Category: phrase sources

lollygag

“Lollygag” means to fool around, dally, spend time aimlessly, or dawdle. Here’s an apt description from the Merriam-Webster Dictionary: “You certainly didn’t want to be known as a lollygagger at the beginning of the 20th century. Back then, lollygag was slang for ‘fooling around’ (sexually, that is). That sense of lollygag was in use as long ago as 1868, and…

money laundering

“Money laundering” means any act or attempted act to disguise the source of money or assets derived from criminal activity. Specifically, “dirty money” received from criminal activities is processed through legitimate businesses and converted into “clean money.” Once cleaned, the money cannot be easily traced to the person originating the transaction or to the criminal origin of the funds. Hence,…

take with a grain of salt

To “take with a grain [pinch] of salt” is an idiom which tells you to be skeptical, or take care not to interpret something literally. The expression has been found in print in English starting in the mid-1600s, though it is probably much older. We inherited our modern English word “salt” from the Old English “sealt.” The Latin word salis…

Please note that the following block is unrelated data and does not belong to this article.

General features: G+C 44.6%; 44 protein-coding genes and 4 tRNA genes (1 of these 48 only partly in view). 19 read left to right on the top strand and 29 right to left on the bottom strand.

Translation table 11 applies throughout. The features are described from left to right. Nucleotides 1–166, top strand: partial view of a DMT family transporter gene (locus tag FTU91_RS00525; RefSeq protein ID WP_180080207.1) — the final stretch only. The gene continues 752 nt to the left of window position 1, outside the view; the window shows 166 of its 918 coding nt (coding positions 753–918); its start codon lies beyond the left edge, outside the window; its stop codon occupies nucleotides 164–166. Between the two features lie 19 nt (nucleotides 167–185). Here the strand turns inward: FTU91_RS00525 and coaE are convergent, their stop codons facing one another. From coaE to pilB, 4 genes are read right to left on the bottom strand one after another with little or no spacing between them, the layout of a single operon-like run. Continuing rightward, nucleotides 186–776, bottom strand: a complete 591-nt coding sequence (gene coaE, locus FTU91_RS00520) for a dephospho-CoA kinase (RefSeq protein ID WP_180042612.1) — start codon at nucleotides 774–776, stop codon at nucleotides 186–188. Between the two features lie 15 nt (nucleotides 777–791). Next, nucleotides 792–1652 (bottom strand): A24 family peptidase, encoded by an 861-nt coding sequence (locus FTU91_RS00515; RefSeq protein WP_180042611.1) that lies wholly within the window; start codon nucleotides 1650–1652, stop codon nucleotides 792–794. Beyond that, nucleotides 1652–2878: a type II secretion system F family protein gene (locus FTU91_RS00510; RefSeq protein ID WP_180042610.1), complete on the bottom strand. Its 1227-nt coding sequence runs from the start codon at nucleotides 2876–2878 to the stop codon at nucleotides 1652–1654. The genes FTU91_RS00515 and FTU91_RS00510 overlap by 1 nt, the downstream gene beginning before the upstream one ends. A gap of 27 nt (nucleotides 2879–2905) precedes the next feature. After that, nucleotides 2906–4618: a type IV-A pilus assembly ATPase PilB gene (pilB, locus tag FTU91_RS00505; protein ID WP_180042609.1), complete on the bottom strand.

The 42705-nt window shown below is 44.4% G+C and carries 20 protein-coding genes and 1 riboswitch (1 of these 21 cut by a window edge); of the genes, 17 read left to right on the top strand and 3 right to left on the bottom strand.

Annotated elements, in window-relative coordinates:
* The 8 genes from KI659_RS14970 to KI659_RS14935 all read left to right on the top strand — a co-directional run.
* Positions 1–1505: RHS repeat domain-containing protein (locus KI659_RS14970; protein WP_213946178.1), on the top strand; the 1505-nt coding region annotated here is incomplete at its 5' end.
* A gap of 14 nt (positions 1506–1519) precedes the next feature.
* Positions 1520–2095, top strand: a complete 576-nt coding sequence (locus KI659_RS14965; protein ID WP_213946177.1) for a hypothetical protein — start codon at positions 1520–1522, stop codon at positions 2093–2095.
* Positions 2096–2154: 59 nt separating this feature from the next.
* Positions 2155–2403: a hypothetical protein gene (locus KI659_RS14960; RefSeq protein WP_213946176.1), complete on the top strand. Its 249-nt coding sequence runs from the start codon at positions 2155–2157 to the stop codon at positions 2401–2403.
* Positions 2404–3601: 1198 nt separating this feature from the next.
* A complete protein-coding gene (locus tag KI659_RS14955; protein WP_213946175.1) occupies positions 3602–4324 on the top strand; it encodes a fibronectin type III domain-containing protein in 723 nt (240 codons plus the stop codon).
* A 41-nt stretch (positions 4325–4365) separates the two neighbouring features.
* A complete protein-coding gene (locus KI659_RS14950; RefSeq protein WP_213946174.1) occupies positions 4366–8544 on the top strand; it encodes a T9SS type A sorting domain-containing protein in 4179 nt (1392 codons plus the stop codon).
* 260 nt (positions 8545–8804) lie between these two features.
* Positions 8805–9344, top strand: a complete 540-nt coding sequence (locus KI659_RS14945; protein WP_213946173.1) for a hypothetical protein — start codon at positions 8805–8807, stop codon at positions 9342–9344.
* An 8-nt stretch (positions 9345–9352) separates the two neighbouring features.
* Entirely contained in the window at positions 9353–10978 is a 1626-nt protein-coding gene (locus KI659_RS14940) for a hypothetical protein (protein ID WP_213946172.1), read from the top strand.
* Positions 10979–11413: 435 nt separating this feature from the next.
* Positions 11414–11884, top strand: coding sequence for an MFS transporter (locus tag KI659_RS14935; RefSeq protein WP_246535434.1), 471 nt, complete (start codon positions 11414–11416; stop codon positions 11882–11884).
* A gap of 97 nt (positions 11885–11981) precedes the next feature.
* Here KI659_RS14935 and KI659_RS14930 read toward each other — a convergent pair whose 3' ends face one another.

scat

The word “scat” has several meanings: an interjection used to drive away a cat, to go away quickly, animal fecal droppings, jazz singing with nonsense syllables. The word has been with us since at least 1838. Apparently, “begone” or “scram” were the only meanings of the word until sometime after WW II. It’s still used to tell a cat to…

greenhorn

A greenhorn is generally anyone who is inexperienced, immature, or gullible. In other words, a rookie. A greenhorn might also be a recent immigrant who hasn’t yet learned the ways of his or her new country. Or maybe it’s this new year, 2020, which is just about seven hours old!  The word is usually attributed to cowboys who noticed the…

balderdash

“Balderdash” is another word for nonsense, usually senseless talk or writing. The word first appeared in print in the late 1500s, and meant a frothy liquid; later, an unappetizing mixture of drinks, like milk and beer. The origin is unknown. The Encyclopedia of Word and Phrase Origins by Robert Hendrickson defines it as: “Nonsense, senseless jumble of words or ideas.…

fine words butter no parsnips

This phrase says that nothing is achieved by empty words or flattery. It means, of course, that you should judge people by what they do, not by what they say. The proverb is English and dates from the 1600s. One early version in print is in John Clarke’s Latin/English textbook Paroemiologia, 1639: “Faire words butter noe parsnips, verba non alunt…